Sixty miles west of Boston, Massachusetts there is the small New England town of Sturbridge. Located at the junction of I-90 (The Mass Pike), and I-84 it has become known as the "Crossroads of New England". The town was first settled over 300 years ago, and like other small New England towns it has grown just enough over the years to be in a difficult place today. How do we embrace the future without forgetting how we got to our present? How do we attract the right kind of growth, and maintain who we are? And, what about our culture out here in Central Massachusetts?
These pages will cause one to think about how to protect what we have, our future direction, and how to move on in the very best way.
Those thoughts, and other ramblings, will hopefully inspire more thought, conversation, action, and occasionally a smile...
...seems to be working so far
Sunday, April 5, 2009
First Up: Ted Goodwin
"One of the most frequent areas that people ask me about is our local economy. In that spirit, I’d like to share my thoughts on important economic development issues facing our town.
· I have supported and will continue to support hiring an Economic Development Coordinator. While there is not presently enough money in the budget in these difficult times, I will continue to work towards creating this valuable position. I believe that, over time, this position will more than pay for itself as new and professionally generated ideas come to fruition.
· During my first term on the Board, I encouraged consideration and voted in favor of a single tax rate. While the national economy is throwing punches at our local businesses, this change in the tax rate will bring them much-needed relief.
· Last year, I worked to build a coalition in order to gain support for the adoption of the valuable state-funded program, 43D. This program offers communities a tool for targeted economic development and enhances opportunities for growth and expansion. 43D encourages landowners to market their valuable industrial land in a way that ultimately will bring more good jobs and additional tax revenue to Sturbridge.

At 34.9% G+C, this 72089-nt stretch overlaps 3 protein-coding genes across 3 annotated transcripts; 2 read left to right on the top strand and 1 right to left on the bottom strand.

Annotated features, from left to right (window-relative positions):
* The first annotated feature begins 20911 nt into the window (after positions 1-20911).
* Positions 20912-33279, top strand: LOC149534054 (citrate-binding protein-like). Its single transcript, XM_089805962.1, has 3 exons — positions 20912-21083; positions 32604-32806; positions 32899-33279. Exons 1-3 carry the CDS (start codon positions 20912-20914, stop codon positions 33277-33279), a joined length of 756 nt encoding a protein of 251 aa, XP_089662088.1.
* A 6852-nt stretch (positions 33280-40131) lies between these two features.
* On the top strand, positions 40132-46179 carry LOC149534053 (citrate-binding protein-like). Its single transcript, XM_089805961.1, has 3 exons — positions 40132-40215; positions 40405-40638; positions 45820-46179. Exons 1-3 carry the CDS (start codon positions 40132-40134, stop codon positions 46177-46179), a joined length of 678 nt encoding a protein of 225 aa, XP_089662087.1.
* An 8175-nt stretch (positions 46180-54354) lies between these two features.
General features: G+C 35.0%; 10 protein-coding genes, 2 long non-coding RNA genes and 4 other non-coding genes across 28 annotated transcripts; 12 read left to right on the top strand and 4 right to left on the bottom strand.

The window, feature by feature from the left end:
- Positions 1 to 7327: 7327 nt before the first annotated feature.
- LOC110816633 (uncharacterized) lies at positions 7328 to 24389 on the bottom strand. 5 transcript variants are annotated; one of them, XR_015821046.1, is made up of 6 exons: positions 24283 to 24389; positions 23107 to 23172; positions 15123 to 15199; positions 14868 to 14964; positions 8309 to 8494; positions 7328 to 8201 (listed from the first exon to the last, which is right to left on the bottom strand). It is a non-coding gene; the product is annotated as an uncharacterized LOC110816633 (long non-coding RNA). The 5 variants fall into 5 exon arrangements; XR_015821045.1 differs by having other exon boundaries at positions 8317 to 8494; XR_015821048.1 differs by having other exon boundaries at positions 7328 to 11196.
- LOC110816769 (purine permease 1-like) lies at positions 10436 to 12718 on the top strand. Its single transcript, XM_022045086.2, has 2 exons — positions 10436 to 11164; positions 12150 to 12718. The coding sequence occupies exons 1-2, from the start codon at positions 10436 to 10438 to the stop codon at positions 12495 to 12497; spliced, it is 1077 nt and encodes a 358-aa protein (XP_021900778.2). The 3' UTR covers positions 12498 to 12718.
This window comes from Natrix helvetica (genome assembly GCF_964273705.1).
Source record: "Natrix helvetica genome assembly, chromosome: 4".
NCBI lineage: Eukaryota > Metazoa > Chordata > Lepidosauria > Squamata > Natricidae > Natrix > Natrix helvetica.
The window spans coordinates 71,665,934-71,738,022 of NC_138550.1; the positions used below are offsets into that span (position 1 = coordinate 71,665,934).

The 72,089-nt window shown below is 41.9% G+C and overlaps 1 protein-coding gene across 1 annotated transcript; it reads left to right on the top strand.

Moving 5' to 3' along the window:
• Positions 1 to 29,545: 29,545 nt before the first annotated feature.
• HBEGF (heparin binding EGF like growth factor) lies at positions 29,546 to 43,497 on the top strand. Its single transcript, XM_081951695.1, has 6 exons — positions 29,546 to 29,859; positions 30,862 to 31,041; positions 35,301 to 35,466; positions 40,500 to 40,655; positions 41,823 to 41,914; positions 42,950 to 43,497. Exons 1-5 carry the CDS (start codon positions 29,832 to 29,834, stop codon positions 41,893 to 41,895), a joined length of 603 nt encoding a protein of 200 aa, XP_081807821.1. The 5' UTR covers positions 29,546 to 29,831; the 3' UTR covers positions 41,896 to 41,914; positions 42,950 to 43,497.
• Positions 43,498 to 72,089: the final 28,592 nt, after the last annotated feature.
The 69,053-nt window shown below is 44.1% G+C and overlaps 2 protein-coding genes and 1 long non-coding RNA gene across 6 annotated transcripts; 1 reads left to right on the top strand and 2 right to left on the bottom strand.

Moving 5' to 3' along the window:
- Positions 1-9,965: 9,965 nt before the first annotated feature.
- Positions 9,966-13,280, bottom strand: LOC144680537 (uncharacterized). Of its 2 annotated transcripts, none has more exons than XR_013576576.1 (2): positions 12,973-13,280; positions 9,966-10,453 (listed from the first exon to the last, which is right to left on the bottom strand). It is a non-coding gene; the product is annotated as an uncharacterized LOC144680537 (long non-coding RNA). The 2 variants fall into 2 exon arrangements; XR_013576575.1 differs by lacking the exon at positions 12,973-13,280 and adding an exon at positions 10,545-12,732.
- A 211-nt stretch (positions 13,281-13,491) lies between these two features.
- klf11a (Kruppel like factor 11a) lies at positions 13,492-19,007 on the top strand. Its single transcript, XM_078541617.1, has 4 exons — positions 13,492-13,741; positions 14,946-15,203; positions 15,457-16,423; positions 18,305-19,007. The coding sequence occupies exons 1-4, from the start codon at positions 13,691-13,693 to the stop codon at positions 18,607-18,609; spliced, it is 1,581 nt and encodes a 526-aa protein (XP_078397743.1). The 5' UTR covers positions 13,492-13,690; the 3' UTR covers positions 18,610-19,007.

· I would like to see the town create its own local priority development sites. We can create the same guarantee as the state has established for 43D sites for our own empty spaces like Basketville and Roms. This new approach can be a way to target, market and facilitate the refilling of our most significant empty storefronts.
· I have met one-on-one with the president of the Chamber of Commerce, the Chair of the Economic Development Committee, the President of OSV, Finance Committee members, business owners, and residents, all with the goal of working together in a collaborative effort to better our town. I have worked to explore ideas and gather knowledge from others to better understand our town’s most urgent needs and the paths to best approach them.
· There’s no question we’ve gone through the painful process of losing stores, just like nearly every Main Street in the country. Nationally, retail vacancies reached a 10-year high in the fourth quarter. Another 150,000 store closings are expected this year. The hard truth is that Main Streets across the country are suffering. While our own town budget is in better shape than nearly every other town in central Massachusetts – many are firing staff and cutting aid – we do have important challenges to face.
· To reverse this trend of business vacancies, if I am re-elected, during my next term on the Board I would like to work toward revitalizing our Commercial Tourist District. The Town is working with Central Mass Regional Planning to suggest improvements for this important area. We need to work hard to be in a position to strive for growth on Main Street, so that when the economy bounces back, we are ahead of the curve. This area must become more pedestrian friendly, and we need to consider tax incentive programs for businesses and landowners who work toward enhancing their curb appeal.
· I will strive for tax-positive growth. We need to encourage projects which bring in more tax dollars than their cost of services. Route 15 is an area where we can plan for growth that generates tax dollars, creates good jobs and adds value to the neighborhoods in the area. The current zoning of Route 15 allows for recreational facilities, medical offices, and light industry. In addition, the Route 15 area contains sandy soil suitable for on-site sewerage treatment that will save millions of dollars on an unnecessary sewer line.
· While some of my opponents may try to convince voters that they are the only candidates who support local businesses, I have to respectfully disagree. What sets me apart from some of the other candidates for Selectman is that while I strongly support local business and tax-positive growth, I always consider neighborhoods as important parts of my decision-making. My priority is balancing healthy growth with quality of life for residents and business owners alike.
Considering a wide variety of viewpoints carefully is how the best decisions can be made. I have worked hard during my first term on the Board and if re-elected, I will continue to listen to residents and business owners in my efforts to maintain a much needed balance in our community.